So what do you suppose our children are learning from this? Parents, what you are doing right now is teaching your children, who are the “posterity and the next generation,” about what YOU really feel about worship. Are you finding it less and less convenient to set Sunday morning aside for family worship? Is the beach, a sunny walk, picking strawberries, a bike ride to the woods, etc. more enticing to you as this pandemic wears on? Be careful with your priorities. The children are watching.

30 A posterity shall serve Him.
It will be recounted of the Lord to the next generation,
31 They will come and declare His righteousness to a people who will be born,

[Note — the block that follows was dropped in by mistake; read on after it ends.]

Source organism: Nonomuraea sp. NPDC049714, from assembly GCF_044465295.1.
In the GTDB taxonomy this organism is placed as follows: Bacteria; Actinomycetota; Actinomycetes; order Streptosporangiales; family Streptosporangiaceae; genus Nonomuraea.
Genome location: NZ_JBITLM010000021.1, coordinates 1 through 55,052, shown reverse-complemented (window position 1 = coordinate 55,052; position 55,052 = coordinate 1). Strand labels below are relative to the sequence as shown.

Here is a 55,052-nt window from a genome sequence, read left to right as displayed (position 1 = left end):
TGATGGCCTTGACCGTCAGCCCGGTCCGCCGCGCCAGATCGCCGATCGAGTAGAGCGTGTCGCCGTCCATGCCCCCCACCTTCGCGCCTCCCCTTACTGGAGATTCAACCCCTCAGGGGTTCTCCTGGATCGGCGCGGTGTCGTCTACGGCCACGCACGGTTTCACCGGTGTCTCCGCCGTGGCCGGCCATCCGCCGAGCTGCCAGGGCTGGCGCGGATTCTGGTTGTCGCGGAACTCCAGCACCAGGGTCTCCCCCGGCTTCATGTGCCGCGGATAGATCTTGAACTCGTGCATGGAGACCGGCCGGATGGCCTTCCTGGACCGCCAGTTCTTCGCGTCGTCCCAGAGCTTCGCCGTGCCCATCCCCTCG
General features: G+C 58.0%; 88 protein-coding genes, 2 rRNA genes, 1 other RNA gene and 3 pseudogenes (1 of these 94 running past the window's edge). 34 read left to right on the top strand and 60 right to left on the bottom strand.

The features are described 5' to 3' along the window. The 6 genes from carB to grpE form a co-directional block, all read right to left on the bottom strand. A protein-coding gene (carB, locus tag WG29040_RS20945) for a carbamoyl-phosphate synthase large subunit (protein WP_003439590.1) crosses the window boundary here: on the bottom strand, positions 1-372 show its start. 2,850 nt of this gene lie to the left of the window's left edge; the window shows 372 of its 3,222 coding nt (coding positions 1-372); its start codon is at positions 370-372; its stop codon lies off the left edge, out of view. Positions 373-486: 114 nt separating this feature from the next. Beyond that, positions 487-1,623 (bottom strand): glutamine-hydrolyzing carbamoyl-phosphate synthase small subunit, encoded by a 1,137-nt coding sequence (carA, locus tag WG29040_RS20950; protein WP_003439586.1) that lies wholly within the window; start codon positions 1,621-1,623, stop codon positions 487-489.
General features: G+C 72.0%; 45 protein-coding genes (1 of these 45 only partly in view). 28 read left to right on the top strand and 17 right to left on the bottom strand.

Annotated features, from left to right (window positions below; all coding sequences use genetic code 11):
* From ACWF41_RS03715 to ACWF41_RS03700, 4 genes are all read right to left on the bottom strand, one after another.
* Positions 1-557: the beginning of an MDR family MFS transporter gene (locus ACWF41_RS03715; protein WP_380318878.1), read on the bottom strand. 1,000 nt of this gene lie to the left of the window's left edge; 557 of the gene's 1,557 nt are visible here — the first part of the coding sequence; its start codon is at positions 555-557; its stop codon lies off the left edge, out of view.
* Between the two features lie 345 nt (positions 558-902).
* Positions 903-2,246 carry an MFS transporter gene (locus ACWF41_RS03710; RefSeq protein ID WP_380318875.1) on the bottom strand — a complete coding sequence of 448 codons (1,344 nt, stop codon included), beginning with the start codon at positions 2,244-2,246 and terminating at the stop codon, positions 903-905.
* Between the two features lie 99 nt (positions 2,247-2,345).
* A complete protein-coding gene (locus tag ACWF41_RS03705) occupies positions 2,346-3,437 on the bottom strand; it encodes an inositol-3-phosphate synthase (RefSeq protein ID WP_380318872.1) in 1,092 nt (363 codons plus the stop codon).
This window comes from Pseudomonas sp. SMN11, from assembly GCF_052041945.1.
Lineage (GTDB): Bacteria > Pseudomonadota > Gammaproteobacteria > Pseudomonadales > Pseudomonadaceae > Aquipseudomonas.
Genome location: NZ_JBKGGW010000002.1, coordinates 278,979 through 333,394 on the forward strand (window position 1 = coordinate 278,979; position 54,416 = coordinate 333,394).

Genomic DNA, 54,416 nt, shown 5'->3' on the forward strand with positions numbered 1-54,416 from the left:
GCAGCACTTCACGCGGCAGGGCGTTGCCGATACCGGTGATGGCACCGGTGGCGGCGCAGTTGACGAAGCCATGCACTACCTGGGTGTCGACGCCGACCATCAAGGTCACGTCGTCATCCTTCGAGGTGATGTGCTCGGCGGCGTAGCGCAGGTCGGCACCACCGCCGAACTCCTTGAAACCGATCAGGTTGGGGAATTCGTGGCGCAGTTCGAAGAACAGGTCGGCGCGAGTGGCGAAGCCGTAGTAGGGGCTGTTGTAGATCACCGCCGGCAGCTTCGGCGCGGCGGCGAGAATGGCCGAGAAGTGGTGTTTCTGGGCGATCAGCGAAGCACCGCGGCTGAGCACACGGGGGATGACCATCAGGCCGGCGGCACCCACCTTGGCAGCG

That He has done this.

If you are a regular church goer, please hang in there. Your pastor did not receive training as a televangelist in seminary. We are doing the best we can. God still requires that we keep the Sabbath holy, even in a pandemic.

The good news is, the great assembly will return! So in the meantime, let us continue to set Sunday mornings aside for “corporate” worship. God is still here, and he is worthy of our praise.

New Normal

Sabbath Snow

Walking with a fellow preacher on President’s Day, we began to commiserate about the fact that we often work on days that most people experience as holidays. Christmas and Easter are the obvious ones, but even those happy little Monday holidays that normal people enjoy don’t usually provide a day off for us. Sermons still need to be written, bible studies need prepped, and urgent hospital visits aren’t canceled due to the calendar. Don’t get me wrong, we love our work. But carving out a sabbath for people who work on the sabbath takes effort. Everybody who has to work on the weekend, raise your hand!